I am so sorry to hear about the end of your gardening business Jo. You are perfect for it. If I could swap my tendon's with you so that you could continue I would :( I love reading about your suburban exploits and SO envy your possum free garden. I am still defending the fort against everything that would snarf up any little thing that I do here and its teaching me to think smarter, not harder. We had some lumberjacks (for want of a better word, "wood cowboys" might be more appropriate) remove a couple of large trees that were right near the house and as horticulturalists, we were well aware that they were on their last legs (sometimes ignorance is bliss) so we saved up and paid to have them removed. On the plus side, Narnia (fully enclosed wicking fridge bed garden) is now sunny enough to grow tomatoes in and we got a LOT of firewood bang for our expensive buck but on the negative side the woody cowboys dropped a large limb on top of Narnia and broke the structure. Steve is working now so we haven't gotten around to fixing it till last weekend when we both put in a concerted effort to sort it out and now I can put in an autumn/winter garden. I am going to grow all things leafy and green as the rats are fussy about what they snarf and "green" is not their favourite colour.

I often think about you when I am in the city. I can't wait to read your novel. You can count me as "1" sale already and I would love to get you to sign my copy please :) Have a splendiferous day. Enjoy the heck out of it and may all of your simple pleasures be magnified :) <3
Jo said…
Deborah, thank you! I promise if I ever decide to give up blogging, I will at least pop back to say good-bye, but honestly, I don't anticipate that anytime soon. I also don't promise to blog more regularly, because, well, I just know myself..

Patricia, always good to hear from you as well! When I don't blog I miss you all and wonder how you are going.

Anna, I think I've finally got to a place where I can have a go at doing what i really want, with the knowledge that if it doesn't work out it probably won't be the end of the world and i will find something else to do. It's great to be middle-aged and devil-may-care:)

Fran, hey, come and visit me when you think of me in town:) Well done on the garden repairs - I know how everything has to be totally enclosed to keep the possums out. Paul optimistically planted pumpkins earlier in the year without proper protection, and the pumpkins are now history. I warned him.. still, it proved like nothing else that we have to build a fort/prison for the vegies up at his place. That will be a winter project. Here's hoping that your winter garden flourishes, and congratulations on all the sun and Steve's job!
simplelife said…
Gosh Jo, lovely to catch up with you here.
Sounds like lots of change and life happening for you and around you.
I do have some understanding of your physical limitations, it's quite the challenge to get your head around and accept, when the spirit is willing but the body less co-operative
Take care
cheers Kate
Jo said…
Kate, it's utterly infuriating as every part of me is fighting fit except for my hands and wrists. I could work for hours a day except that my hands down like the two particular actions that almost all of gardening consists of - the grasping action for pulling up weeds, and using secateurs for pruning. As you may be able to tell, I have still not achieved a state of Zen or Stoic acceptance about this! I hope that your situation is not too problematic, and that you are able to find work-arounds and a way to move forward. I am very fortunate that this can be the start of something new for me, and that I have options and support. I do realise how very easily this could be an utter disaster for someone in different circumstances..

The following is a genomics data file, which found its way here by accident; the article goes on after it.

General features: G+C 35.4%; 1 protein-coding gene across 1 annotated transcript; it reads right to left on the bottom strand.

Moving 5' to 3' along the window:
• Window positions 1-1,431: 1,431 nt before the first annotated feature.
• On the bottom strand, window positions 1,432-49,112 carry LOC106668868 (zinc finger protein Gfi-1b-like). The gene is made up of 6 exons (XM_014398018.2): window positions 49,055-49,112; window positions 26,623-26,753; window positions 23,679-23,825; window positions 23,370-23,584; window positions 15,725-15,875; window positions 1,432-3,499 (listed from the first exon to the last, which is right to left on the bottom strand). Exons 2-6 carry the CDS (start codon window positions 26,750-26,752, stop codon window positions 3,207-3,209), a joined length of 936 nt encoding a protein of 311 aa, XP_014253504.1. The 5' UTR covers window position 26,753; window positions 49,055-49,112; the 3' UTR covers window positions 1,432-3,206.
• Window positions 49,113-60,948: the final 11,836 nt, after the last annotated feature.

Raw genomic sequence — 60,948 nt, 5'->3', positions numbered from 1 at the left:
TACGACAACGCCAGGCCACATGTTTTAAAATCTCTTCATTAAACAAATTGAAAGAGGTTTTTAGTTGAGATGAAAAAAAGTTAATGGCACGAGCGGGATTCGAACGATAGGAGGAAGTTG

Kathy said…
Yes life is full of ups and downs and twists and turns....when we all left home Mum used to invite us over for Sunday night roast dinner. This family tradition continued on for over 30 years until a couple of years ago when she got bowel cancer and had to go through chemo and recovery. She is not up to that any more. Sunday night was a great night to catch up because young adults usually go out Friday or Saturday night so Sunday night a free good feed and catch up with the family was perfect.
Anonymous said…
How nice to have you back, Jo. I was sorry to hear that your gardening career has been curtailed, but delighted that you have been able to work on completing the novel. I have been looking forward to its publication for years, since you first mentioned it, and I will be lining up with all the others for my copy when it hits the bookshops!

Trepidation and hope, yes. A little more trepidation but no less hope, thankfully, these days. You are indeed well-equipped to handle whatever is in store, so I wish you the best of things to come.

Linda in NZ
Jo said…
Kathy, that is a beautiful idea - it is so easy to let life get in the way of family catch ups - I find that myself with my mum and dad. What a good work around, to have a designated day to gather for dinner, and I'm so glad your family has all those memories to draw on now, both for you and for her. I hope she is getting on well xx

Linda, thank you! Believe me, you will all be the first to know, whatever the news is, good or bad:)
Mary said…
Lovely to hear how you are enjoying life. A nice dog of any color is always a good thing, and I do have a special soft spot for black ones.

When I started having arthritis in my hands I found that doing yoga poses which used body weight on opened flat hands (such as down dog, upward dog, cat-cow, etc) provided a good antidote. Take care.